Improving weather and lighter evenings inspire many of us to get on our bikes and enjoy the picturesque rural scenery of Wales, but we’re not the only ones who will be using the road network for travel and leisure.
Horses and their riders are vulnerable on the road; a collision involving a horse and a vehicle can have life threatening consequences for the horse, the rider and the vehicle user.
The British Horse Society estimates that in the 12 months up to 28 February 2021, there were over 1,000 incidents on UK roads involving horses - injuring 130 people, killing 46 horses and injuring a further 118.
As responsible bikers, we have a role to play in helping to reduce those incidents. Horses are large, powerful animals with flight instincts and can be easily spooked, especially near fast-moving traffic or with sudden loud noises.
The BHS reports that 80% of incidents occurred because a vehicle passed by too closely to the horse.
If you are approaching a horse and rider and would like to overtake, be patient and give the rider time to find a gateway or other place at the side of the road where there should be enough space between the horse and your bike to allow you to pass safely.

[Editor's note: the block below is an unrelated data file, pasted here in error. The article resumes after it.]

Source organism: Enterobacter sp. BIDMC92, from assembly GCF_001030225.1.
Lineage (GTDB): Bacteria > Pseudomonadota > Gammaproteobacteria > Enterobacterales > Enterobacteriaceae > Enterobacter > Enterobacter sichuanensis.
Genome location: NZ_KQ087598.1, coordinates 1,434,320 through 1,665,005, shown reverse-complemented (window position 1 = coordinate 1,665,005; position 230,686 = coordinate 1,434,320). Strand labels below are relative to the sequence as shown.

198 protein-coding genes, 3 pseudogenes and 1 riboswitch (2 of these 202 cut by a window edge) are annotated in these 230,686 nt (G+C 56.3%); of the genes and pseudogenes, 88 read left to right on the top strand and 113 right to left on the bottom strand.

- Please slow down and be prepared to stop
- Keep well back
- Never rev your engine or sound your horn
- Pass slow and wide, at no more than 15mph - but only when it's safe to do so
- Accelerate away gently once you are well past. The rider and the horse may both be inexperienced and nervous in traffic.
Equestrian road users are encouraged to report road incidents to help build a realistic picture of the situation, which is often underreported. To assist, BHS has developed an app allowing equestrians to quickly and easily report any incidents that affect safety. The Horse i app can be downloaded on the App Store and Google Play and incidents can also be reported via the BHS website.
Finally, please remember that the rider will always be very grateful for your consideration when passing, but may not always be able to acknowledge it if they’re busy keeping control of their horse.